One of the classic topics in I/O research is identifying effective predictors of performance. However, do we all, across the world, perceive what constitutes good performance in the same way? This is important to understand given the increasingly international nature of business.
Vivian Liu, Aon Global Products Associate, Lei Shirase, Aon Products and Analytics Associate and Manny Gonzalez, PhD Candidate, I-O Psychology at Baruch College & the Graduate Center, CUNY examined whether two established predictors of performance - maintaining composure and driving for results - are perceived to be important to employees’ overall performance, and, if so, to what extent.
The team used a dataset from 64 countries with manager-rated employee performance. They examined how culture influences managers’ perceptions of employee performance and based our hypotheses on Hofstede’s (1980a, b) masculinity dimension of culture. The masculinity dimension of culture refers to the degree to which values associated with stereotypes of masculinity (such as aggressiveness and dominance) and femininity (such as compassion, empathy, and emotional openness) are emphasized (Hofstede, 1980a, b).
Other research has shown that highly masculine cultures such as Japan, Germany, and the US tend to:
- Have more gender-differentiated occupational structures, with certain jobs almost entirely occupied by women and others occupied by men.
- Have a stronger emphasis on achievement, growth, and challenge in jobs, more so for men, but also across genders.
- Are more assertive, less concerned about the quality of the work environment, and tend to have higher achievement motivation.
- Admire the acquisition of material possessions and value aggressive attempts to acquire additional wealth or income
- Have lower sensitivity toward ethical workplace behavior
- Have a greater preference for engaging in unethical behavior
Research also shows that countries low on this dimension such as Sweden and Norway, tend to:
- Emphasize working conditions, job satisfaction, and employee participation
- Be associated with a preference for a friendly atmosphere, quality of life, warm personal relationships, and care for the weak.
Personality Characteristics Predictive Of Performance
The first predictor of performance the team explored was maintaining composure. This competency reflects the extent to which employees exhibit a steady demeanor and focus on work in the face of adversity, work setbacks, and dissatisfied or irate customers. This competency is included in many competency models as an effective predictor or component of overall performance (e.g., Kurz & Bartram, 2002). Therefore, they hypothesized that maintaining composure will be positively related to an employee’s overall performance. the results confirmed that composure is positively related to an employee’s performance rating. They also wanted to examine if the positive relationship between maintaining composure and an employee’s overall performance is stronger for countries with a high, rather than low, masculinity score. They found that this is not the case and instead discovered a weaker relationship for countries that have high masculinity scores.
The second predictor they examined was driving for results. This competency was used to reflect the extent to which employees exert high levels of personal effort to maximize productivity, take ownership of their tasks to ensure they are completed in a timely manner and with high levels of quality, and strive to accomplish challenging goals. Again, this competency is also categorized by many competency models across organizational levels and industries (Kurtz & Bartram, 2002). The team hypothesized that driving for quality results would be positively related to an employee’s overall performance – and, if so, that this would be a stronger relationship for countries with a high, rather than low, masculinity score. The study showed that there was indeed a positive relationship between an individual’s drive for quality results and their overall performance rating – but they found that, rather than it having a stronger relationship in countries with a high masculinity score, it had a weaker relationship.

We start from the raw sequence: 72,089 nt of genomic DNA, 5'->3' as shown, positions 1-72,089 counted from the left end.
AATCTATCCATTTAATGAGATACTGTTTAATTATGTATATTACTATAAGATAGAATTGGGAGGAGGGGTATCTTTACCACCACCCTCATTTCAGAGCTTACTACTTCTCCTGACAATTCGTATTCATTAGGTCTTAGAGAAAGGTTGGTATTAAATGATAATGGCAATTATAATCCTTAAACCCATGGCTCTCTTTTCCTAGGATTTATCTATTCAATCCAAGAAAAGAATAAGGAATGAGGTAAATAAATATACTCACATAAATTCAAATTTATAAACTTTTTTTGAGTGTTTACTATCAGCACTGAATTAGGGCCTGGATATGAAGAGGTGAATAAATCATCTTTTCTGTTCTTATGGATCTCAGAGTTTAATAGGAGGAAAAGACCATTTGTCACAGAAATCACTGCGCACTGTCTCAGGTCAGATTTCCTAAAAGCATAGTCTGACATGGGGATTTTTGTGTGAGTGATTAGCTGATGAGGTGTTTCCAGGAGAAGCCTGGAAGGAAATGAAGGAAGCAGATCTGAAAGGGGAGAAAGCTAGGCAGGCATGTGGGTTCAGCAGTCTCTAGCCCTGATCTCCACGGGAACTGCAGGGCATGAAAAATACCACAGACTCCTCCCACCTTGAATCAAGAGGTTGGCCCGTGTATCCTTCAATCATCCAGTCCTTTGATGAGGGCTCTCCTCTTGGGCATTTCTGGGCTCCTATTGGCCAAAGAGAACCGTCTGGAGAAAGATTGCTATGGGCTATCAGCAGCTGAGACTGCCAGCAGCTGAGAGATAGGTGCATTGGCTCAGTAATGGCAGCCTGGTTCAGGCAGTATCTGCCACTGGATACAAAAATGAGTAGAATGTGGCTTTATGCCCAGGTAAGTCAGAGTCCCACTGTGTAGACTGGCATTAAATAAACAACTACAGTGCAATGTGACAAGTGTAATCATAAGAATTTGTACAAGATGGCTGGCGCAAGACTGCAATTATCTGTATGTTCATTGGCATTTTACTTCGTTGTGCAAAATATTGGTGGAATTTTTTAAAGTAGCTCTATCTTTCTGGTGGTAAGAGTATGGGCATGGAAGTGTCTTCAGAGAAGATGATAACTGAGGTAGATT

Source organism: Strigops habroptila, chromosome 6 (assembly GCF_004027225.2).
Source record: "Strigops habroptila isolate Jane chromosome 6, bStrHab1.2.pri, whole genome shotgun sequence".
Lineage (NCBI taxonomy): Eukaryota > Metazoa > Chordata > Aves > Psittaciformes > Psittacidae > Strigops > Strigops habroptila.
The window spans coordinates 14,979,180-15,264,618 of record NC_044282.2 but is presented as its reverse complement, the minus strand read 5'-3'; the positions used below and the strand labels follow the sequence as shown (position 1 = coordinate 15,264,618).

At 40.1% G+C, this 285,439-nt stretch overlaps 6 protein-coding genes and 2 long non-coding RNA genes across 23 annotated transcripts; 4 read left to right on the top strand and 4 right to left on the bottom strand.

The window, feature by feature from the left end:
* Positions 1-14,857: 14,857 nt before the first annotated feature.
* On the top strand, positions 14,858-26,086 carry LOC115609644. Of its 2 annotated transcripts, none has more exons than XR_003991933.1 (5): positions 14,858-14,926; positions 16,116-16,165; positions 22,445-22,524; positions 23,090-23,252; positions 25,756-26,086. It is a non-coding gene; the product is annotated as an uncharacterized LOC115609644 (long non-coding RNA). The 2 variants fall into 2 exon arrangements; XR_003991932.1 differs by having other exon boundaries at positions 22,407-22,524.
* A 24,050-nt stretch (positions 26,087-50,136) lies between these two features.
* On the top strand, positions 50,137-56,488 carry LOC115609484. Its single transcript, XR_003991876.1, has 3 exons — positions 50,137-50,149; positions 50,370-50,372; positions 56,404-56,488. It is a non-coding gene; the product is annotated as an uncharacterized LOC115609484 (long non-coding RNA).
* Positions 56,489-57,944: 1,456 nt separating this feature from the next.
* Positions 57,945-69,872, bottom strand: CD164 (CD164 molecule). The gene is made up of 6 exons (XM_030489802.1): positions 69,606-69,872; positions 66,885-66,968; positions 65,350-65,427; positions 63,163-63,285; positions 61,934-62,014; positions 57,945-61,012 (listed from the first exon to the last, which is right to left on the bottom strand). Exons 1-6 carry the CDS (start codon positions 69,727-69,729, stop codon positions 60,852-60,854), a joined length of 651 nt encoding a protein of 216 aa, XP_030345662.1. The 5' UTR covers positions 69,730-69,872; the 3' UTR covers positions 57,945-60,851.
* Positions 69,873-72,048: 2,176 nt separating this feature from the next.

The implications of the study are important as the results provide insights for multinational organizations and how it perceives and measures performance. All things being equal, when employees show some performance behaviors that are incongruent with performance observer’s cultural values, they may become more salient and noticeable, thus influence the performance ratings.
Results indicated that maintaining composure and driving for quality results are both important to employees’ overall performance ratings. However, these relationships were weaker in countries with higher scores on masculinity, contrary to our hypotheses. It seems that countries with a low masculinity score value these two competencies even more.
Hofstede, G. (1980a), Culture’s Consequences: International Differences in Work-Related Values, Sage, London.
Hofstede, G. (1980b), “Motivation, leadership, and organization: do American theories apply abroad?”, Organizational Dynamics, Vol. 5, pp. 42-63.
Kurz, R., & Bartram, D. (2002). Competency and individual performance: Modeling the world of work. In I. T. Robertson, M. Callinan, & D. Bartram (Eds.), Organizational effectiveness: The role of psychology (pp. 227-255). Chichester: Wiley.
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